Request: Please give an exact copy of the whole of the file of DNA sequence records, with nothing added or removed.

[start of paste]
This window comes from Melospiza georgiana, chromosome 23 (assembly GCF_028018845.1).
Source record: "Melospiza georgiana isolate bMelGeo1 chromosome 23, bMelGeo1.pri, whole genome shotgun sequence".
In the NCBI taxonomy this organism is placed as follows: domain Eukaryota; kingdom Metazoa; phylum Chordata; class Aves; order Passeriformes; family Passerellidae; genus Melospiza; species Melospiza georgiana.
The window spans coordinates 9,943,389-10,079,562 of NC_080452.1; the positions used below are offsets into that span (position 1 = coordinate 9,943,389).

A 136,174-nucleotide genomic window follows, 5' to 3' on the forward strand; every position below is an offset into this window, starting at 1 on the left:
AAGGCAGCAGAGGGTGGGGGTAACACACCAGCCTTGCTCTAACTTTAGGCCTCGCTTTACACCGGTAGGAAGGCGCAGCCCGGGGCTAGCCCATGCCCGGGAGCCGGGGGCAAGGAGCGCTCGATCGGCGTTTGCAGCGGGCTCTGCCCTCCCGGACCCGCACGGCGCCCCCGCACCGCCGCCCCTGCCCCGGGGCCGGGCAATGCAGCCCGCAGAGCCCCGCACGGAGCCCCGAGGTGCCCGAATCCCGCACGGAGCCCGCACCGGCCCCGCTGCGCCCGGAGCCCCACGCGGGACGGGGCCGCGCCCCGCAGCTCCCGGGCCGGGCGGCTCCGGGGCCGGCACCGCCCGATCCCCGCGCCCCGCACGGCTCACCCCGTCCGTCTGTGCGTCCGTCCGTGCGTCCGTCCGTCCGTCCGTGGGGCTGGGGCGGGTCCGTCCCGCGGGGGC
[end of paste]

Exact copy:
This window comes from Melospiza georgiana, chromosome 23 (assembly GCF_028018845.1).
Source record: "Melospiza georgiana isolate bMelGeo1 chromosome 23, bMelGeo1.pri, whole genome shotgun sequence".
In the NCBI taxonomy this organism is placed as follows: domain Eukaryota; kingdom Metazoa; phylum Chordata; class Aves; order Passeriformes; family Passerellidae; genus Melospiza; species Melospiza georgiana.
The window spans coordinates 9,943,389-10,079,562 of NC_080452.1; the positions used below are offsets into that span (position 1 = coordinate 9,943,389).

A 136,174-nucleotide genomic window follows, 5' to 3' on the forward strand; every position below is an offset into this window, starting at 1 on the left:
AAGGCAGCAGAGGGTGGGGGTAACACACCAGCCTTGCTCTAACTTTAGGCCTCGCTTTACACCGGTAGGAAGGCGCAGCCCGGGGCTAGCCCATGCCCGGGAGCCGGGGGCAAGGAGCGCTCGATCGGCGTTTGCAGCGGGCTCTGCCCTCCCGGACCCGCACGGCGCCCCCGCACCGCCGCCCCTGCCCCGGGGCCGGGCAATGCAGCCCGCAGAGCCCCGCACGGAGCCCCGAGGTGCCCGAATCCCGCACGGAGCCCGCACCGGCCCCGCTGCGCCCGGAGCCCCACGCGGGACGGGGCCGCGCCCCGCAGCTCCCGGGCCGGGCGGCTCCGGGGCCGGCACCGCCCGATCCCCGCGCCCCGCACGGCTCACCCCGTCCGTCTGTGCGTCCGTCCGTGCGTCCGTCCGTCCGTCCGTGGGGCTGGGGCGGGTCCGTCCCGCGGGGGC